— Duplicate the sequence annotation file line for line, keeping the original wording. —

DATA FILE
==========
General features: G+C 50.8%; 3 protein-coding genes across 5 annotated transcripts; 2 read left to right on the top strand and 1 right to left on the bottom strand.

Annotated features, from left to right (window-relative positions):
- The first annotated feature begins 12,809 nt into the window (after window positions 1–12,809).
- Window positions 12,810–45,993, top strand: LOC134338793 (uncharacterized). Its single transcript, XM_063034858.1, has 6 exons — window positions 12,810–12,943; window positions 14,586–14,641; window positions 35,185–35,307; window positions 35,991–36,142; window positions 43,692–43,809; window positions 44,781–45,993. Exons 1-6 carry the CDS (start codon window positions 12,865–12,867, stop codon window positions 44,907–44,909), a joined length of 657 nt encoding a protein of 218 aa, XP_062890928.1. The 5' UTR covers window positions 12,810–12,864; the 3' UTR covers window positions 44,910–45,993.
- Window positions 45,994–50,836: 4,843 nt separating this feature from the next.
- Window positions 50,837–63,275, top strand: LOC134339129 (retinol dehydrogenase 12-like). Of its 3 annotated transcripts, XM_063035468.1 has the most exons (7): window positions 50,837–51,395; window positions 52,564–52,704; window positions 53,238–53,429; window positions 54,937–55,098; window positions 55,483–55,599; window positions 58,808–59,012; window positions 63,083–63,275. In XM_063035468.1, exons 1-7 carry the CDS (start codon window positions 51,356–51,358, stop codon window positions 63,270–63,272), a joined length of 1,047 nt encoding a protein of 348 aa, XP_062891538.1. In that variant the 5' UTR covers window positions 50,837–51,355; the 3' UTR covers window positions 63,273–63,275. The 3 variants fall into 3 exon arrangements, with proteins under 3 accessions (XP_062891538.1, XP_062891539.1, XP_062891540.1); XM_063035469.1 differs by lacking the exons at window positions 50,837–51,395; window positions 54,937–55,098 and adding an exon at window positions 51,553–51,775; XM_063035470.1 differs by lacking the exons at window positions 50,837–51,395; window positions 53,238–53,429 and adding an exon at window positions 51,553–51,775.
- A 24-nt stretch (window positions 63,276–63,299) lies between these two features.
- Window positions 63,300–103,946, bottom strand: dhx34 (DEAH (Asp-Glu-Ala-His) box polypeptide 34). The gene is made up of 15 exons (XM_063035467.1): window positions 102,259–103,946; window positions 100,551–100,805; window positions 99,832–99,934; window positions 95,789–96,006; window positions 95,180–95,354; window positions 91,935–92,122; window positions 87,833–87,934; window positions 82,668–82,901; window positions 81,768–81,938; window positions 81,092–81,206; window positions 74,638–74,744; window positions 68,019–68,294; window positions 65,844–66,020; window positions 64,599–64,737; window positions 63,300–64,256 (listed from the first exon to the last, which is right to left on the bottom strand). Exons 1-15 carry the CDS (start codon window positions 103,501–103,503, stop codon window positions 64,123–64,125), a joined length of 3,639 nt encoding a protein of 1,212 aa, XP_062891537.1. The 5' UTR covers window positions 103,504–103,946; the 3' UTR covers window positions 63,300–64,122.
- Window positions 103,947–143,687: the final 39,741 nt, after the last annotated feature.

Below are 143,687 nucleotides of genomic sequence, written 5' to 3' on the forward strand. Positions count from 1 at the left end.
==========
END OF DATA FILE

General features: G+C 50.8%; 3 protein-coding genes across 5 annotated transcripts; 2 read left to right on the top strand and 1 right to left on the bottom strand.

Annotated features, from left to right (window-relative positions):
- The first annotated feature begins 12,809 nt into the window (after window positions 1–12,809).
- Window positions 12,810–45,993, top strand: LOC134338793 (uncharacterized). Its single transcript, XM_063034858.1, has 6 exons — window positions 12,810–12,943; window positions 14,586–14,641; window positions 35,185–35,307; window positions 35,991–36,142; window positions 43,692–43,809; window positions 44,781–45,993. Exons 1-6 carry the CDS (start codon window positions 12,865–12,867, stop codon window positions 44,907–44,909), a joined length of 657 nt encoding a protein of 218 aa, XP_062890928.1. The 5' UTR covers window positions 12,810–12,864; the 3' UTR covers window positions 44,910–45,993.
- Window positions 45,994–50,836: 4,843 nt separating this feature from the next.
- Window positions 50,837–63,275, top strand: LOC134339129 (retinol dehydrogenase 12-like). Of its 3 annotated transcripts, XM_063035468.1 has the most exons (7): window positions 50,837–51,395; window positions 52,564–52,704; window positions 53,238–53,429; window positions 54,937–55,098; window positions 55,483–55,599; window positions 58,808–59,012; window positions 63,083–63,275. In XM_063035468.1, exons 1-7 carry the CDS (start codon window positions 51,356–51,358, stop codon window positions 63,270–63,272), a joined length of 1,047 nt encoding a protein of 348 aa, XP_062891538.1. In that variant the 5' UTR covers window positions 50,837–51,355; the 3' UTR covers window positions 63,273–63,275. The 3 variants fall into 3 exon arrangements, with proteins under 3 accessions (XP_062891538.1, XP_062891539.1, XP_062891540.1); XM_063035469.1 differs by lacking the exons at window positions 50,837–51,395; window positions 54,937–55,098 and adding an exon at window positions 51,553–51,775; XM_063035470.1 differs by lacking the exons at window positions 50,837–51,395; window positions 53,238–53,429 and adding an exon at window positions 51,553–51,775.
- A 24-nt stretch (window positions 63,276–63,299) lies between these two features.
- Window positions 63,300–103,946, bottom strand: dhx34 (DEAH (Asp-Glu-Ala-His) box polypeptide 34). The gene is made up of 15 exons (XM_063035467.1): window positions 102,259–103,946; window positions 100,551–100,805; window positions 99,832–99,934; window positions 95,789–96,006; window positions 95,180–95,354; window positions 91,935–92,122; window positions 87,833–87,934; window positions 82,668–82,901; window positions 81,768–81,938; window positions 81,092–81,206; window positions 74,638–74,744; window positions 68,019–68,294; window positions 65,844–66,020; window positions 64,599–64,737; window positions 63,300–64,256 (listed from the first exon to the last, which is right to left on the bottom strand). Exons 1-15 carry the CDS (start codon window positions 103,501–103,503, stop codon window positions 64,123–64,125), a joined length of 3,639 nt encoding a protein of 1,212 aa, XP_062891537.1. The 5' UTR covers window positions 103,504–103,946; the 3' UTR covers window positions 63,300–64,122.
- Window positions 103,947–143,687: the final 39,741 nt, after the last annotated feature.

Below are 143,687 nucleotides of genomic sequence, written 5' to 3' on the forward strand. Positions count from 1 at the left end.